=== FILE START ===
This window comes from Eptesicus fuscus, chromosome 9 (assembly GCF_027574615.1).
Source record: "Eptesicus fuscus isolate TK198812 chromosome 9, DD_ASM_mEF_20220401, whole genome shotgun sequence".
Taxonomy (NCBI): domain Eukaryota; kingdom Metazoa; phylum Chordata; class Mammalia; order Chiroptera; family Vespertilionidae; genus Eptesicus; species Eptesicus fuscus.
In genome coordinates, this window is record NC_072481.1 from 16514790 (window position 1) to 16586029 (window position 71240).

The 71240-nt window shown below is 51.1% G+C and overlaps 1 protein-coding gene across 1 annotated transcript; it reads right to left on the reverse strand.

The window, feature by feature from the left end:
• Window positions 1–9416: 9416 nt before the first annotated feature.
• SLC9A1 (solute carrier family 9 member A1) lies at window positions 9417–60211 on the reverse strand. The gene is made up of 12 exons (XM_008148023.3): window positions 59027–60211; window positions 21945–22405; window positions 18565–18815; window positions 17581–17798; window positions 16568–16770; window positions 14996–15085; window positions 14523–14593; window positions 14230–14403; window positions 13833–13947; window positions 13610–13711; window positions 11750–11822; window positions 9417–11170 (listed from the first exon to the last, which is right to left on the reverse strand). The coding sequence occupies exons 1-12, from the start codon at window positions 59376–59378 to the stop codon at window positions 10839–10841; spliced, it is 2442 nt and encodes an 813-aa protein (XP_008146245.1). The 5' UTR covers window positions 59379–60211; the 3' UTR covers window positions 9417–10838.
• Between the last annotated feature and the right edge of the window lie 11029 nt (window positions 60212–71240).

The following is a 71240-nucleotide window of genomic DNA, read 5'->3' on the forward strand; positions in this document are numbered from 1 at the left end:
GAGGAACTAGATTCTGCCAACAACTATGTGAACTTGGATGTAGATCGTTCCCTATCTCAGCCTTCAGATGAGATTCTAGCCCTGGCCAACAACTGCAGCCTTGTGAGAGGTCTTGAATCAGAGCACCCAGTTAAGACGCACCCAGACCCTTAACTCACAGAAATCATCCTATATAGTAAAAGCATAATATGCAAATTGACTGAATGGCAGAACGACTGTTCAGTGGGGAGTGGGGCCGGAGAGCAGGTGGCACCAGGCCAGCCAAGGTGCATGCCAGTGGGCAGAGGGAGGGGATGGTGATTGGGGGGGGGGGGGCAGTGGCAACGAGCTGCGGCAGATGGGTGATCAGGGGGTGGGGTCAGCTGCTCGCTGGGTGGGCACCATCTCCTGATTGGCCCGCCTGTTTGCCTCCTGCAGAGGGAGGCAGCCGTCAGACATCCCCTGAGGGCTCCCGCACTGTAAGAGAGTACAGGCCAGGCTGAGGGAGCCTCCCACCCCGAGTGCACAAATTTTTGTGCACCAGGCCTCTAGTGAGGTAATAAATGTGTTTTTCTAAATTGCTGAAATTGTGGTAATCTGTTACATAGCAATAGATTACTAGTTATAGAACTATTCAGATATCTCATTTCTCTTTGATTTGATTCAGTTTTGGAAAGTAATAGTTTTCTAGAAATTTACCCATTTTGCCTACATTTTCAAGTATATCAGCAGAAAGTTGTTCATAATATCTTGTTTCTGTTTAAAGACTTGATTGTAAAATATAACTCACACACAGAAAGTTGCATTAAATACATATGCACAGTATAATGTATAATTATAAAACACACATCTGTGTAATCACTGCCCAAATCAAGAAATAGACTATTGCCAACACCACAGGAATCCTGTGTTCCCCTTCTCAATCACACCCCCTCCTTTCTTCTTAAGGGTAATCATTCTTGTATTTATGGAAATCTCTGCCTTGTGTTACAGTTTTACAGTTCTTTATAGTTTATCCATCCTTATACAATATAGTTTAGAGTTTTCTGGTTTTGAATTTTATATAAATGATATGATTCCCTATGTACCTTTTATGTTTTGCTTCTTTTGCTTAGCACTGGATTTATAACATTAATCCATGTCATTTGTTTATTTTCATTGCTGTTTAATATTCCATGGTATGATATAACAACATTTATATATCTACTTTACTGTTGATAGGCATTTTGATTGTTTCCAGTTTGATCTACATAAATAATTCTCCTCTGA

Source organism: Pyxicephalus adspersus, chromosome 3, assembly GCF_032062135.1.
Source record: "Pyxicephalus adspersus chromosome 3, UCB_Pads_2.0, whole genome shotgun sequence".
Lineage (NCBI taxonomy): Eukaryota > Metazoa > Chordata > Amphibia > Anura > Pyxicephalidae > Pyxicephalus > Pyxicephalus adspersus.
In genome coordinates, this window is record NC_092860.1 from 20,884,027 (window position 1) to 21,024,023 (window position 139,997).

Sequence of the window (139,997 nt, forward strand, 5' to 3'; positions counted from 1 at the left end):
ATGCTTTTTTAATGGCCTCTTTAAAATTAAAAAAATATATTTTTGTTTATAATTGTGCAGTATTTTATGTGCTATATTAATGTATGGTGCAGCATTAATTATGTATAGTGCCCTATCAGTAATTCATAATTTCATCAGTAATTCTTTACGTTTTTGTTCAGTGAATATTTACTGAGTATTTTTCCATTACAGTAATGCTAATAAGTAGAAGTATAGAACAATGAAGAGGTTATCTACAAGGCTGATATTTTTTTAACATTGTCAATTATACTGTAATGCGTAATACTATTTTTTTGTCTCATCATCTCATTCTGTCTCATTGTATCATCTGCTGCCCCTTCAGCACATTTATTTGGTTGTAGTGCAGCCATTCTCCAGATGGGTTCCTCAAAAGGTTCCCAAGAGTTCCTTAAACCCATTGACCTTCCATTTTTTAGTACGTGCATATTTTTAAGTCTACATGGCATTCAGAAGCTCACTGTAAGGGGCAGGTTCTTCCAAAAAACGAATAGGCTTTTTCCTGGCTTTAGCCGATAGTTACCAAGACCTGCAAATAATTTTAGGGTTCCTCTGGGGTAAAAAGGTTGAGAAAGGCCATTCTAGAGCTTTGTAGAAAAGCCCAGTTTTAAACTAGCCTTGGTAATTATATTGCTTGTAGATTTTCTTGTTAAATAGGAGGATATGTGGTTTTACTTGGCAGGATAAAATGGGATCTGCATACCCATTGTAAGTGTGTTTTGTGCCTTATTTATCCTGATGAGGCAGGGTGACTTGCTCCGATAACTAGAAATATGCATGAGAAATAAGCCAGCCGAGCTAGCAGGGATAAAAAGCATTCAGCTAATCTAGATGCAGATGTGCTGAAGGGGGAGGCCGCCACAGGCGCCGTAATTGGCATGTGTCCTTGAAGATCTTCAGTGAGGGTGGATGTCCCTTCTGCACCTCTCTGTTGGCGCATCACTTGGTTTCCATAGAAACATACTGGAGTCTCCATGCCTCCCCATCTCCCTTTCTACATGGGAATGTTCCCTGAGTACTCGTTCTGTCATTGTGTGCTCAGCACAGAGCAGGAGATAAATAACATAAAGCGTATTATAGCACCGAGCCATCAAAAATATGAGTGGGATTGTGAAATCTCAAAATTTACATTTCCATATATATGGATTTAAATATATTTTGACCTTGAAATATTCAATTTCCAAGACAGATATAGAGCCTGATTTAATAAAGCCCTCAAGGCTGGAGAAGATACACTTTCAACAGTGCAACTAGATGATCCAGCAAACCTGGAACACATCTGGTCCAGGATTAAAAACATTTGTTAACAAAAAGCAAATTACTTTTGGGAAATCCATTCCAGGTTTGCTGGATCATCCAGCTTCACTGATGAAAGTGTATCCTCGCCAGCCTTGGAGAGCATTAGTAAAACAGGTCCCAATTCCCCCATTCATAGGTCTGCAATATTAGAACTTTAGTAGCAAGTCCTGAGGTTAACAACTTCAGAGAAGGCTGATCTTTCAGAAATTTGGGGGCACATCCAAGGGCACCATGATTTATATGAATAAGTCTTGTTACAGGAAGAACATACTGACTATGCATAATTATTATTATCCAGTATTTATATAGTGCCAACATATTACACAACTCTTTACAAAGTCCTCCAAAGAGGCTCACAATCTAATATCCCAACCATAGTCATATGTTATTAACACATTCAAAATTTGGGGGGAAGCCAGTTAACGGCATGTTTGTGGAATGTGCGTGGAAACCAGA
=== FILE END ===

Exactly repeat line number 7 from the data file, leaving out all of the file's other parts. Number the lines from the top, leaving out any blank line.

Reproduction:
• Window positions 1–9416: 9416 nt before the first annotated feature.